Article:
'The best books, reviewed with insight and charm, but without compromise.'
- author Jackie French

Tuesday 8 August 2017

12 Curly Questions with author Bren MacDibble

1. Tell us something hardly anyone knows about you. 
I once moved to a school with only three other kids in my grade, and none of them would talk to me.

2. What is your nickname? 
Bren, Brenny, MacDibble. My grandfather used to call me Buffy, but that was pre-vampire-killer Buffy, so way less cool.

3. What is your greatest fear?Global nuclear war, or global starvation, just the big things that look likely to happen.

4. Describe your writing style in 10 words. 
Raw, immediate, voicey (is that a word?), direct, informal, explorative, lively, impulsive, (10 is a big number!), positive, hopeful. Phew!

5. Tell us five positive words that describe you as a writer. 
Eternal student, obssessive wannabe-artisan. Those are positive, right?

6. What book character would you be, and why?
Ooh, maybe Artemis Fowl, because he has connections in the Fae underworld, has lots of cool tech, and has figured out how to travel through time. Also, he's not entirely good. That'd be hard work, being entirely good.

7. If you could time travel, what year would you go to and why? 
Maybe 10 years into the future, to see how everyone's going, because I seriously need a few ideas to figure out what that might look like for planning purposes, and maybe find out who won the Melbourne Cup for the next few years so I can fund my terrible writing habit.

8. What would your 10-year-old self say to you now? 
10-year-old me would say, “The world still exists when I'm old?” because 10-year-old me always thought Russia and the US would have a nuclear war. And I'd tell young-me about how it's now Russia, North Korea and the US threatening a nuclear war, and nobody has figured out how to stop them in all this time. Then I'd tell young-me about my book and 10-year-old me would say, “Why didn't you publish a book sooner? Because 10-year-old me was impatient, then I'd tell me about how I worked hard and travelled the world with just a backpack, and 10-year-old me would say, “But you already know New Zealand is the prettiest place in the world!” And I probably wouldn't mention that I now live in Australia, because 10-year-old me loved nature and the land, especially the land of New Zealand. And even though I have compelling arguments about the land in Australia and the size of the sky here, 10-year-old me is stroppy and pig-headed, and I want 10-year-old me to listen when I tell her all the people she shouldn't trust and all the people she should be kinder to. And I think 10-year-old me would only want to know about hover-cars and living under the sea and in space (the future we're both still waiting for), but she'd go away and think about the adventures she's going to have, and be a little happy for us.

9. Who is your greatest influence? 
Overall, probably my mother. She loves us kids with an unwavering fierceness. Like a mother lion. She reminds me of Peony, the main character in How to Bee, in the way she stands up for the ones she loves. It's nice to know no matter what I do, or how far I fall, there's that fire there, a little fury of love. It's a privilege to be loved like that. In all the world, she has that one thing to give.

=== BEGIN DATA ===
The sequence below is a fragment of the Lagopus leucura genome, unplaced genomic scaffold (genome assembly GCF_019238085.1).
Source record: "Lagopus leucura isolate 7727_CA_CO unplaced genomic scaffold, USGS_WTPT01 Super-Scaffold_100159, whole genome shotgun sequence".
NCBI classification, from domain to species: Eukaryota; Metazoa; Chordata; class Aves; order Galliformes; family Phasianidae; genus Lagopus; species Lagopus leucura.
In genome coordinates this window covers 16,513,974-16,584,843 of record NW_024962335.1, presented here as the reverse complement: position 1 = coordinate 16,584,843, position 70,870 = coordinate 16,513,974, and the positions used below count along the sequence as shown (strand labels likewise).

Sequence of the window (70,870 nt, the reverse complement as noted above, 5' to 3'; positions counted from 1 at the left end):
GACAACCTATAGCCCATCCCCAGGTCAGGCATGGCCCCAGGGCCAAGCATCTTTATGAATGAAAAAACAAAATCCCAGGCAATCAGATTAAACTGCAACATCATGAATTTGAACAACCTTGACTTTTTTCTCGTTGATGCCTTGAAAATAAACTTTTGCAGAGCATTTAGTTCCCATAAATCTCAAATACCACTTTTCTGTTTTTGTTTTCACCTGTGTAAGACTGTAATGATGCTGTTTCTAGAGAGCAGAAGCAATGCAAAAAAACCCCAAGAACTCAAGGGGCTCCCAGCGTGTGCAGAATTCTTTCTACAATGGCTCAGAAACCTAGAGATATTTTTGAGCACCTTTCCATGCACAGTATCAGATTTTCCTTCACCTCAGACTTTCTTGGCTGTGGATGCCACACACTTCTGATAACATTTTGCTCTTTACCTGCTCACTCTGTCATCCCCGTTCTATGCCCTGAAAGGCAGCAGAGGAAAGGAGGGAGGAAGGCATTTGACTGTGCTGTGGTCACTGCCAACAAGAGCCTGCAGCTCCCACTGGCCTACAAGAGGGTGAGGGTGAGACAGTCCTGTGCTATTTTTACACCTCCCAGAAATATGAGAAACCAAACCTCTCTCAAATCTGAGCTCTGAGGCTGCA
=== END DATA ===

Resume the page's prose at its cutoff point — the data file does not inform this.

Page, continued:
10. What/who made you start writing?
Other writers doing it so well! I was reading to my kids and I was enjoying it more than they were. So then I enrolled in a night class with Rose Inserra, and she foolishly praised a couple of my efforts, so it was all on. I still turn back to amazing writers when I need inspiration, I still read the best books I can find, and read all the articles from writers who are willing to share.

11. What is your favourite word and why? 
I love 'Cher'! I don't think it's in the dictionary. It's a sound young Kiwi people make when they're about to make fun of something, or someone, or themselves. It's a sound that means, "listen up, friends, I find this funny...”. One little sound, delivered so perfectly, delivering a mood, setting up a shared joke. It's informal. It's inviting you in.

12. If you could only read one book for the rest of your life, what would it be? 
I know because I have it, and I've read it 20 times already! The Ice at the Bottom of the World, by Mark Richard. It won awards 20-something years ago. It's this weird little book of 10 short stories, but every story shreds my heart in ways I've never experienced before, and there's so much to discover in each story, because the narrator just tells the story, never stopping to explain, and you get to the end and wonder things like did the fairground-ride operator kill the kid's father on purpose? Is he the tattoo in the jail? Why did Fishboy get dumped in the swamp, and what is that thing in the middle of the lake that makes teaspoons go swimming off towards it?

Bren MacDibble was raised on farms all over New Zealand, so is an expert about being a kid on the land. She now lives in Melbourne with her family and a cheeky dog, works with gifted children, and teaches writing at TAFE. For more information, see www.macdibble.com.